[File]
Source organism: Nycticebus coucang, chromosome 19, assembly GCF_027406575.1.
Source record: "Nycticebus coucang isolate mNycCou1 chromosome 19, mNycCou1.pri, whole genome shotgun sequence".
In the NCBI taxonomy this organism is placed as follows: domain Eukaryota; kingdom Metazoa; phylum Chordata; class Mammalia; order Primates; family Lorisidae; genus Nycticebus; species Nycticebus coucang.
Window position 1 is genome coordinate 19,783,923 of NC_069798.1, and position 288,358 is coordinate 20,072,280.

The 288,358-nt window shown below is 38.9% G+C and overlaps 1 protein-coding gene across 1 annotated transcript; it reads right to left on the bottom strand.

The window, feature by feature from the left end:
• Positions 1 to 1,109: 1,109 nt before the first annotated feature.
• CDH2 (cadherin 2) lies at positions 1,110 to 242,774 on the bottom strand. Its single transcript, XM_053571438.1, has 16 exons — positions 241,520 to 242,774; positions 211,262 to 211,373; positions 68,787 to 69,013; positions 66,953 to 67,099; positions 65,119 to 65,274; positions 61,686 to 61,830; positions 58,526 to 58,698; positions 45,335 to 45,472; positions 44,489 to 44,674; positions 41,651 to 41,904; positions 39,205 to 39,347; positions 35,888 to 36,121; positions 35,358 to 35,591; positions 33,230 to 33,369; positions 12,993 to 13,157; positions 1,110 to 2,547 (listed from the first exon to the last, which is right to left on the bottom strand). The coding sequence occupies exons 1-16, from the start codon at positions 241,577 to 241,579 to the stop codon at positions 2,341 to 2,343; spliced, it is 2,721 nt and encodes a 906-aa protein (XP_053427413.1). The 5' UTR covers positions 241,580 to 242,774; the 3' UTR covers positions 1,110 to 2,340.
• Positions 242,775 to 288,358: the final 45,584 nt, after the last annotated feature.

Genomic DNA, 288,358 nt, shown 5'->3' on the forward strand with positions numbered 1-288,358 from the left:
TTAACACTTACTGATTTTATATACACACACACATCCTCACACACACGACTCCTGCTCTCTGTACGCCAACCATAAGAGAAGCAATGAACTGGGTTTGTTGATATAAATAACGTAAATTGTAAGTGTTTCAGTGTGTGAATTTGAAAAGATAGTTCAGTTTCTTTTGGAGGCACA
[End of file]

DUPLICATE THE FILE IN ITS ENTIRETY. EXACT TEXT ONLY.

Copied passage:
Source organism: Nycticebus coucang, chromosome 19, assembly GCF_027406575.1.
Source record: "Nycticebus coucang isolate mNycCou1 chromosome 19, mNycCou1.pri, whole genome shotgun sequence".
In the NCBI taxonomy this organism is placed as follows: domain Eukaryota; kingdom Metazoa; phylum Chordata; class Mammalia; order Primates; family Lorisidae; genus Nycticebus; species Nycticebus coucang.
Window position 1 is genome coordinate 19,783,923 of NC_069798.1, and position 288,358 is coordinate 20,072,280.

The 288,358-nt window shown below is 38.9% G+C and overlaps 1 protein-coding gene across 1 annotated transcript; it reads right to left on the bottom strand.

The window, feature by feature from the left end:
• Positions 1 to 1,109: 1,109 nt before the first annotated feature.
• CDH2 (cadherin 2) lies at positions 1,110 to 242,774 on the bottom strand. Its single transcript, XM_053571438.1, has 16 exons — positions 241,520 to 242,774; positions 211,262 to 211,373; positions 68,787 to 69,013; positions 66,953 to 67,099; positions 65,119 to 65,274; positions 61,686 to 61,830; positions 58,526 to 58,698; positions 45,335 to 45,472; positions 44,489 to 44,674; positions 41,651 to 41,904; positions 39,205 to 39,347; positions 35,888 to 36,121; positions 35,358 to 35,591; positions 33,230 to 33,369; positions 12,993 to 13,157; positions 1,110 to 2,547 (listed from the first exon to the last, which is right to left on the bottom strand). The coding sequence occupies exons 1-16, from the start codon at positions 241,577 to 241,579 to the stop codon at positions 2,341 to 2,343; spliced, it is 2,721 nt and encodes a 906-aa protein (XP_053427413.1). The 5' UTR covers positions 241,580 to 242,774; the 3' UTR covers positions 1,110 to 2,340.
• Positions 242,775 to 288,358: the final 45,584 nt, after the last annotated feature.

Genomic DNA, 288,358 nt, shown 5'->3' on the forward strand with positions numbered 1-288,358 from the left:
TTAACACTTACTGATTTTATATACACACACACATCCTCACACACACGACTCCTGCTCTCTGTACGCCAACCATAAGAGAAGCAATGAACTGGGTTTGTTGATATAAATAACGTAAATTGTAAGTGTTTCAGTGTGTGAATTTGAAAAGATAGTTCAGTTTCTTTTGGAGGCACA